Be a Community Member on The Long Way Home

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I recently asked a guy I’d just met what it meant to him to be a resident on the North Shore. He answered, “Being a resident is one thing, being a community member is 100% different.” I thought about that at a recent meeting of the Board of Directors of the Colvill Area Volunteer Fire Department (CAVFD), where I volunteer, as we were discussing ways to recruit new community members. About 25 years ago, a group of people in Colvill, an unincorporated area about 10 miles east of Grand Marais, started the CAVFD. Two factors spurred the group's effort. First was protection from fires. The second was financial. Having an organized fire department near enough to the group's houses would see a reduction of up to ten percent on homeowners insurance. The original group included a couple of retired guys who spearheaded the organizing efforts. More than a dozen volunteers in the sweet spot age group of 40 to 50 years old assumed the role of officers and firefighters. At the time, Cook Cou

Community Building One Small Step Conversations at WTIP in Grand Marais

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On a Thursday afternoon in August, Scott Benolken and I met at the radio station WTIP in Grand Marais to record a StoryCorps One Small Step conversation. Strangers to that point, Scott and I had applied online to participate in the One Small Step program earlier this summer. WTIP is one of six hub radio stations across the country that are recording these conversations. The conversations are intended to bring together two people with potentially differing political and social views, and through directed questions create a discussion, not a debate, that brings out their life experiences and shared values. One Small Step seeks to move people beyond partisan and ideological labels and converse about the life experiences that shape how we each see our world. Applicants may request a conversation partner they already know. Most, like Scott and me, had not met before and were paired by the WTIP One Small Step Project Manager Barbara Jean Meyers. The pairings are like, “a puzzle to put togeth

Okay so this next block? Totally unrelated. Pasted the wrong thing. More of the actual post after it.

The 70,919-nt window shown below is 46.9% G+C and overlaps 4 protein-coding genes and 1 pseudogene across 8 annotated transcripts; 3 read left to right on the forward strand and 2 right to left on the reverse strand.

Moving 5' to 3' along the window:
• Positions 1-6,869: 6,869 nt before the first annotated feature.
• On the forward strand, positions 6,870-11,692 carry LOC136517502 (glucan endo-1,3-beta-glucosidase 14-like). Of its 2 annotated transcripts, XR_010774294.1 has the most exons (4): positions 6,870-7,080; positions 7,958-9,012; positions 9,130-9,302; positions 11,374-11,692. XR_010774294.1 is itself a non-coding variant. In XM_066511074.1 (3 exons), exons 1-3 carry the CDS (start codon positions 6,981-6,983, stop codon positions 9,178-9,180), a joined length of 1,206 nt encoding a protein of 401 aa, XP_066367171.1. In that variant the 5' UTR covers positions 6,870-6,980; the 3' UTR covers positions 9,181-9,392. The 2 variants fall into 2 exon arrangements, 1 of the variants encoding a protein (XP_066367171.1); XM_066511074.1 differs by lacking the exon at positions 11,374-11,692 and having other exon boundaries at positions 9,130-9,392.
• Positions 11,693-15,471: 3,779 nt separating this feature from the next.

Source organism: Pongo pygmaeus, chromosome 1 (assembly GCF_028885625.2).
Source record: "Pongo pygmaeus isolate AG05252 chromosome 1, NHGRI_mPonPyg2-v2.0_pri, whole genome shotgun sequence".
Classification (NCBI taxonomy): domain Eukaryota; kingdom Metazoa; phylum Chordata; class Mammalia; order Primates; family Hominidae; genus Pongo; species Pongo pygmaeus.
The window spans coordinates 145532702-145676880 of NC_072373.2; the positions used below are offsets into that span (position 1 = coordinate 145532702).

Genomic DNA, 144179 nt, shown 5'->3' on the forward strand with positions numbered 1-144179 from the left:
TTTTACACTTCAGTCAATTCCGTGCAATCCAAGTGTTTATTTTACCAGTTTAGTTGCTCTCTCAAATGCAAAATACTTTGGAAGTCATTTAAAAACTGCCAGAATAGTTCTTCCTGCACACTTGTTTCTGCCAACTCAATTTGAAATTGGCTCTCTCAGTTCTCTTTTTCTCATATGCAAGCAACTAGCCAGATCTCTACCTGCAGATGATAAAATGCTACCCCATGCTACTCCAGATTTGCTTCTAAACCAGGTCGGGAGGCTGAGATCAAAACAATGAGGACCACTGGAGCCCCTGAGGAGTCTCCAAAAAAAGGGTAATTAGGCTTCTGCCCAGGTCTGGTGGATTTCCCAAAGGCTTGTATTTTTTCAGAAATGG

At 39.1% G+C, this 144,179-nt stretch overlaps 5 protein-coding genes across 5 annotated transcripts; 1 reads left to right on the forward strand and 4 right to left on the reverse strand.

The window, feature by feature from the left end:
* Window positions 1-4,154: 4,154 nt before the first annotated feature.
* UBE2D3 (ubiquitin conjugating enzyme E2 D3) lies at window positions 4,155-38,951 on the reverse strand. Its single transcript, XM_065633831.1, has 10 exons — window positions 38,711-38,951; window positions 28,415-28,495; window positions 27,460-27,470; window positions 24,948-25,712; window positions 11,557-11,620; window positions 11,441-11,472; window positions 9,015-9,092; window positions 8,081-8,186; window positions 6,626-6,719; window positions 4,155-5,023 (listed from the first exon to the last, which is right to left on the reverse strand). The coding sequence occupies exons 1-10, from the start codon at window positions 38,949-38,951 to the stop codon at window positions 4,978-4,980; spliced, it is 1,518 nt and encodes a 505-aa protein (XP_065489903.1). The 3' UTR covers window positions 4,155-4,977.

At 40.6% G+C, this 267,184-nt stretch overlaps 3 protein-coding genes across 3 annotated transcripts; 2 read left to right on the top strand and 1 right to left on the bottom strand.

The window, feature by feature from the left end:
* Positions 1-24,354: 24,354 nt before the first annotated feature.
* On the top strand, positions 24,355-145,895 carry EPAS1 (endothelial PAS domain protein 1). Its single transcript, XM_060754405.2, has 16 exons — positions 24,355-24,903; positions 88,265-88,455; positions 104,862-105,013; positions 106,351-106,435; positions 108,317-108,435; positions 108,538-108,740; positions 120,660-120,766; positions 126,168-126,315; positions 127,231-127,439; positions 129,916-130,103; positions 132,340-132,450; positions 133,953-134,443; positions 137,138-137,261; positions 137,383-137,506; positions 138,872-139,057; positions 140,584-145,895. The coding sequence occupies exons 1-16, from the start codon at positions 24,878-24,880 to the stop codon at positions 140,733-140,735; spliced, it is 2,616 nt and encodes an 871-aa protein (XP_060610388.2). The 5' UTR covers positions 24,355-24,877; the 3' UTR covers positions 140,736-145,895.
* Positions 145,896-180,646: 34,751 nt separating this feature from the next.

The Long Way Home with Moral Dilemmas

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The folks who think “Let’s Go Brandon” is the height of political satire are quacking online and around town about the Biden administration canceling mountains of student debt. It seems they’re irked that some lazy English Lit major living in Mom’s basement, with purple hair, body piercings, and part-time employment at a coffee shop, will have their student debt paid with “my tax dollars.” Federal student loans are used by college students of course, regardless of the field of study. They are also used by trade school students. You know, plumbers, electricians, linemen, carpenters, and even computer programmers. Your hair stylist, dental technician, or medical assistant could have used student loans to pay for training. Many a rookie truck driver was trained at a trade school using a federal student loan for the tuition. The ease of getting a federal student loan is its biggest selling point. A borrower need not have a credit history, a co-signer, or an income. Interest rates are gen

The Long Way Home Through Rejection

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Rejection can be funny if you let it. When you’re my age, you have experienced more rejection than you ever thought possible in the glory years of vigor, youth, and absolute certainty. Like anyone who has ever submitted their writings (scribblings, nonsense, etc.) to a publication, I recently had an editor reject something I’d written. This rejection would have killed me 30 years ago, but his was so nice--and funnier than he knew--that it triggered my column here. He wrote, “Fun piece (especially when I read in the voice of Andy Rooney) but I”m going to pass on this. It’s a touch too local for us.” I’m guilty of being a curmudgeon, but I’ll never rise to the level of the brilliant Andy Rooney who spent 33 years ending each episode of CBS’s 60 Minutes with "A Few Minutes with Andy Rooney.” But the 60 Minutes reference returned a funny memory from my days publishing a weekly community newspaper. Our Arts writer was a freelancer who didn’t see me that often. One day, after yours trul